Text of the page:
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Nice job on finishing in 2018! I did well, not fast but I was happy with effort. Admittedly, I was not great at sticking with the TR plan. I road outside with our local club way more often then not. Having said that, I am completely convinced that if you follow the plan and get in some longer outside sides, you will be very well prepared.

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Nice work finishing! I follow the low volume plans somewhat consistently. i’m more of a crit and cross rider. I got goaded into joining the LOTOJA relay this year. Then, my teammate bailed on me and i partnered with an unknown rider. Because of this i opted to ride legs 1-3 so 130 miles and 7500 vert. Logan to Afton. Longest i had trained all summer was three hours and 50 miles. I made it, but worked through cramps and extreme fatigue. I chock it up to hitting the first half too hard. 25% of the first three hours spent in anerobic and sat at 0.8 IF so it wasn’t consistent at all. I paid for it in the last two hours…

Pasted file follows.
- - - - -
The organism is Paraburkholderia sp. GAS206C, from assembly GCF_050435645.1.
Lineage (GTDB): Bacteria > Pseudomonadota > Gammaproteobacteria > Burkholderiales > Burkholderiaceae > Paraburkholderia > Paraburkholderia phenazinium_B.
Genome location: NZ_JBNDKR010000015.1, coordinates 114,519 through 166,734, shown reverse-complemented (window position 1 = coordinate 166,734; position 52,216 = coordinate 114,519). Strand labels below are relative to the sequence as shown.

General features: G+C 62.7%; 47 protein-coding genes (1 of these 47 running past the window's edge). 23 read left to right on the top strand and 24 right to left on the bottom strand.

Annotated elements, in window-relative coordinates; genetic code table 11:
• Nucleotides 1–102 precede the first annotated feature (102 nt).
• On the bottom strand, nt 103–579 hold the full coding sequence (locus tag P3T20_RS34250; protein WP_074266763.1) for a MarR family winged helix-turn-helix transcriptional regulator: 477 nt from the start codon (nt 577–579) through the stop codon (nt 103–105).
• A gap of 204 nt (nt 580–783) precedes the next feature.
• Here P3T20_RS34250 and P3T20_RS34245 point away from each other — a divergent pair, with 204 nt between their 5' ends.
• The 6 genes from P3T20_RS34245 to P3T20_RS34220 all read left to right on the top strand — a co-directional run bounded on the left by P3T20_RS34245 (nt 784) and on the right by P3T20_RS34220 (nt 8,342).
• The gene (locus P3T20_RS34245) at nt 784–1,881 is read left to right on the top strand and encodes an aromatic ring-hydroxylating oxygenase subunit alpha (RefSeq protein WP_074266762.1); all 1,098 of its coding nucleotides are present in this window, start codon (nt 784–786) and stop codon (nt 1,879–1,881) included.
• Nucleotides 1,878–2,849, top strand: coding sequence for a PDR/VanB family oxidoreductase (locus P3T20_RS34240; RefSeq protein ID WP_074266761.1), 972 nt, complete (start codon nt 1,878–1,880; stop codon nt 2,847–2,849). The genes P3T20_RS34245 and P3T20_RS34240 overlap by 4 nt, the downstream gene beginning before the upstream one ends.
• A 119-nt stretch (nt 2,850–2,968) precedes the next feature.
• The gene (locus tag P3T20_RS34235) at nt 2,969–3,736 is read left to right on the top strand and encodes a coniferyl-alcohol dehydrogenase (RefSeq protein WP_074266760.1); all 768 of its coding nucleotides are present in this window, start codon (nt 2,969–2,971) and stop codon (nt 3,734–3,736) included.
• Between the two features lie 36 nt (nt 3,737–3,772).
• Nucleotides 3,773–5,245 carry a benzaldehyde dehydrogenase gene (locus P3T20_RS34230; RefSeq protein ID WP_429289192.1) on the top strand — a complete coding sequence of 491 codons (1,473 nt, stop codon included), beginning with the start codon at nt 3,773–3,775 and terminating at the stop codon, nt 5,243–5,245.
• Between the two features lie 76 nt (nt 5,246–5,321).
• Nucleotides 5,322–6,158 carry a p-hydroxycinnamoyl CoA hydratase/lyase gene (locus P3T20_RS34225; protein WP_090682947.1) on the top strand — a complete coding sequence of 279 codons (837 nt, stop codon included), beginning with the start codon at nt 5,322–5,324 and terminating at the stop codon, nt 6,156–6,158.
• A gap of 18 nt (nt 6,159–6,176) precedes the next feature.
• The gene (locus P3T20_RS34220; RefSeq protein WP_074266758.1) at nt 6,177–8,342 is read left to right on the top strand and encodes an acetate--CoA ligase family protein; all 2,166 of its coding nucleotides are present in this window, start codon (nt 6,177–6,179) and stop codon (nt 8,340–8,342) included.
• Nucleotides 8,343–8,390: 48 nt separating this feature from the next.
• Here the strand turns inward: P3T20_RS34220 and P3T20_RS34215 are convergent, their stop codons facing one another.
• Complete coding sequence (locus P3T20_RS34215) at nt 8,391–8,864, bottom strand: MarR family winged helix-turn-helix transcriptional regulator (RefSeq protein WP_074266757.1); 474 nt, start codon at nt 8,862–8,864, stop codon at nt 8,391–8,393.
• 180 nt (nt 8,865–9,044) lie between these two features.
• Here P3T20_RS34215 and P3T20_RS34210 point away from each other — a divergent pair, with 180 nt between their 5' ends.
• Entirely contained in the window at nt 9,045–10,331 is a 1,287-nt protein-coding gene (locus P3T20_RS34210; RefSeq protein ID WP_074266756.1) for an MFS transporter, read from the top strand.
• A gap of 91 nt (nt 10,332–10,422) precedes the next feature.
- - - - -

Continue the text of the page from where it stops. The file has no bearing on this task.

To answer your question, if i was to train specifically for LOTOJA using Trainer road- i’d do a mid volume plan if you can handle the time. I’d train most of the winter/spring and once summer hits- go do your weekend rides outside. I rode the full LOTOJA 10 years ago exclusively with outside training (not sure power based training was available to the masses then). My plan was two rides during the week with intensity and climbing. Then, on the weekends i’d plan to go for a long ride somewhere. you could consistently increase the duration of the weekend rides until in August you can go crush 100 miles a few times. think of it as honing a two edged sword- hone your power during the week then hone your endurance on the weekend. I do believe that omitting the long weekend rides would be a mistake. Good luck!